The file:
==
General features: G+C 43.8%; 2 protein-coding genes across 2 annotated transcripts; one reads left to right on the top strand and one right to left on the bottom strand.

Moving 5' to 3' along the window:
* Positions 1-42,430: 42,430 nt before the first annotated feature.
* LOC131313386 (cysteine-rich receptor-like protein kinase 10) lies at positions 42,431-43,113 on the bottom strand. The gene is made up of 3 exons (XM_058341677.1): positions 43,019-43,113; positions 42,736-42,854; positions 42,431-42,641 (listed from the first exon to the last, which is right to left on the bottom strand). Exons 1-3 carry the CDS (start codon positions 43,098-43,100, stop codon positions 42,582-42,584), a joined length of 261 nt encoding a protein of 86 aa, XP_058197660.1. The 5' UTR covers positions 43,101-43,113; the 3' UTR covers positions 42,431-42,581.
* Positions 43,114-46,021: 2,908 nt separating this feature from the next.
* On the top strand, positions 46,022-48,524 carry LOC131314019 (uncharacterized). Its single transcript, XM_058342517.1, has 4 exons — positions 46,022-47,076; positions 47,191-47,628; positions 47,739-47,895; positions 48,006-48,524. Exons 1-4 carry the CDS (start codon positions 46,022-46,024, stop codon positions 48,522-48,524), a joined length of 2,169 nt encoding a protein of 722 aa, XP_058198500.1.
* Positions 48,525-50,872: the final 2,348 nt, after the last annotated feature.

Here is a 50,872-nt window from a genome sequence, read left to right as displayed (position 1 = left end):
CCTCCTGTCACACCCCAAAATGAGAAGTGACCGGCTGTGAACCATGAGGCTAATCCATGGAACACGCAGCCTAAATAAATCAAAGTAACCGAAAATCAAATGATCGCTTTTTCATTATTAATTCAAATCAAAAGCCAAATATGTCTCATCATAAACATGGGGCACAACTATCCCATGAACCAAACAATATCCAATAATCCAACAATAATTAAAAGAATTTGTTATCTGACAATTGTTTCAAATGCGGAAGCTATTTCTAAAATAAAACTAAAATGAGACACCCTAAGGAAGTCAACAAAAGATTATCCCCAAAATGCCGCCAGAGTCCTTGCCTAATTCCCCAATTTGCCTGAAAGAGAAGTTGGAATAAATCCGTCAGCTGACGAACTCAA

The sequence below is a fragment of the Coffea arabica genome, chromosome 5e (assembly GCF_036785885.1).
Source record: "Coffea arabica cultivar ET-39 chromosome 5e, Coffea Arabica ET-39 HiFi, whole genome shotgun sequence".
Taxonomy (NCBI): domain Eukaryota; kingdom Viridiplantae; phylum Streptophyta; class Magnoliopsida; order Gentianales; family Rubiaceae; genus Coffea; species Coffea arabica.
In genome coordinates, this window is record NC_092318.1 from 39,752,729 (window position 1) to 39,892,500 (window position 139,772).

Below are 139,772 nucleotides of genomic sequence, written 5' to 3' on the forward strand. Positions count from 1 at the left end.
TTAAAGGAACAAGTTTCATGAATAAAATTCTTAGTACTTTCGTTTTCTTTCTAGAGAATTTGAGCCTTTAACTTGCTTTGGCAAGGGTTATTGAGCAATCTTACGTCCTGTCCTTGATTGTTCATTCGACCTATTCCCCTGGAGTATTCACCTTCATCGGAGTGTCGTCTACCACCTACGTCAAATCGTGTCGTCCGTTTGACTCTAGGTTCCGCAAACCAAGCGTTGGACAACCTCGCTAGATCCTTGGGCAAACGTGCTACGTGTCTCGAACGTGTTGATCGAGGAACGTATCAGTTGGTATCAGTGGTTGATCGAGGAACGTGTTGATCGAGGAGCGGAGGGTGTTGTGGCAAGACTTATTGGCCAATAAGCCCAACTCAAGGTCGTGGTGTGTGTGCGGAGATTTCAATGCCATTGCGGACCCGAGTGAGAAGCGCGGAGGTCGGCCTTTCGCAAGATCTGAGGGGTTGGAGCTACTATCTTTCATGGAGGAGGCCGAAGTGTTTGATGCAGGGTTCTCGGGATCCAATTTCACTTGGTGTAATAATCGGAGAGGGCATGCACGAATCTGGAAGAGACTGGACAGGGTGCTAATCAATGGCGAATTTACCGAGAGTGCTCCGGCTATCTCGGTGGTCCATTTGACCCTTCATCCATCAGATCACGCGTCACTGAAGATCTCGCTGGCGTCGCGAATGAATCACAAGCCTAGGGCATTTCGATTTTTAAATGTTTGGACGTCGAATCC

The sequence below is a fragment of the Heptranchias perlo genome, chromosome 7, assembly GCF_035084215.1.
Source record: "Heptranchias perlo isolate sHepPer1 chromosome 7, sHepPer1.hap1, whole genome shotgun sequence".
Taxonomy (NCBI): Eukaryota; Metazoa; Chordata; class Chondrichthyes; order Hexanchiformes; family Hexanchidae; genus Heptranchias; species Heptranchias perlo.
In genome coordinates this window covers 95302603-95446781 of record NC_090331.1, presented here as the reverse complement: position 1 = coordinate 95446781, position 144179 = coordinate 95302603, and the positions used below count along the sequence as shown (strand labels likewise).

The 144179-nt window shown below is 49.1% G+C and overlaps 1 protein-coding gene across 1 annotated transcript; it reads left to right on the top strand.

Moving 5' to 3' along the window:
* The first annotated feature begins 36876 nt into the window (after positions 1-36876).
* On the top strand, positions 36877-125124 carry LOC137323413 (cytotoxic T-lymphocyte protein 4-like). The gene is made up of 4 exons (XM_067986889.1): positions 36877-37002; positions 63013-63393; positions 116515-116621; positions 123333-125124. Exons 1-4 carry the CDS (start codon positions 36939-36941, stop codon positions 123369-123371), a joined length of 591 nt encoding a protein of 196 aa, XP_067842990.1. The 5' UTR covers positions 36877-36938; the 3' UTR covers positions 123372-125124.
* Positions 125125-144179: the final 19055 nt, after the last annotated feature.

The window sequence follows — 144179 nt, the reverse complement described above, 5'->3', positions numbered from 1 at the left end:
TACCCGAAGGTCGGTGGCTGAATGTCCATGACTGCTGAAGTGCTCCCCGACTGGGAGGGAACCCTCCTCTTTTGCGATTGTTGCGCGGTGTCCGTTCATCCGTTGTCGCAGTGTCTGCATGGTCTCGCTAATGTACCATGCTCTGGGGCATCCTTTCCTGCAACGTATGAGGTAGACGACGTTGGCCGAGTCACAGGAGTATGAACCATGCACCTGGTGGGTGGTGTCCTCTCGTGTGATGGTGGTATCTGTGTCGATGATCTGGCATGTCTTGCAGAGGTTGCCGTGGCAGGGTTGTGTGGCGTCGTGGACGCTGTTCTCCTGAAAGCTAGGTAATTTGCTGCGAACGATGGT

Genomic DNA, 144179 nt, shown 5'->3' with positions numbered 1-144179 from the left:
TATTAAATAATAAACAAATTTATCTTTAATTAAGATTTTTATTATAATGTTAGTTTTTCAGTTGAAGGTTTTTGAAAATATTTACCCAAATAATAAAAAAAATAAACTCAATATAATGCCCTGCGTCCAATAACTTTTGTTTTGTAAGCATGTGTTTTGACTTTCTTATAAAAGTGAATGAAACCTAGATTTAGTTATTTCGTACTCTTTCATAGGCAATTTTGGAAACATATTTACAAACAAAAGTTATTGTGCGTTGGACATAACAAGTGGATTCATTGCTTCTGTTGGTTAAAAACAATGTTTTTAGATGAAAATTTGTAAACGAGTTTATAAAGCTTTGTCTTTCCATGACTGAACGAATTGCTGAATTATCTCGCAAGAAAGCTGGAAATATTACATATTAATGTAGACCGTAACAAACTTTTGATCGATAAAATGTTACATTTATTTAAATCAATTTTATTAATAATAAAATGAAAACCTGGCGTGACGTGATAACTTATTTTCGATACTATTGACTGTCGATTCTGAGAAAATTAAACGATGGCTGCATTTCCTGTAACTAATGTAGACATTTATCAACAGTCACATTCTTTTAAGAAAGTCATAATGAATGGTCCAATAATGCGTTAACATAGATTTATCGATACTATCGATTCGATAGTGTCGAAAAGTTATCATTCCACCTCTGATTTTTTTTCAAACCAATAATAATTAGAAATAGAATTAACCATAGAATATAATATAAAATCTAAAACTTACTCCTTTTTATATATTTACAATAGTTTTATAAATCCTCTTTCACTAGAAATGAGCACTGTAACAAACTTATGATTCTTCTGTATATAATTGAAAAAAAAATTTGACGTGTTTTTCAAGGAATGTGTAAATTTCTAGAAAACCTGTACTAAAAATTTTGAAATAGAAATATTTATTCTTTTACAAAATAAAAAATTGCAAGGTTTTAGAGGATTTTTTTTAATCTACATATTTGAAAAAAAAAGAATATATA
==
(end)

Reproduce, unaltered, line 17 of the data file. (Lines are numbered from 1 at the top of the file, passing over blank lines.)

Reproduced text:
Source record: "Heptranchias perlo isolate sHepPer1 chromosome 7, sHepPer1.hap1, whole genome shotgun sequence".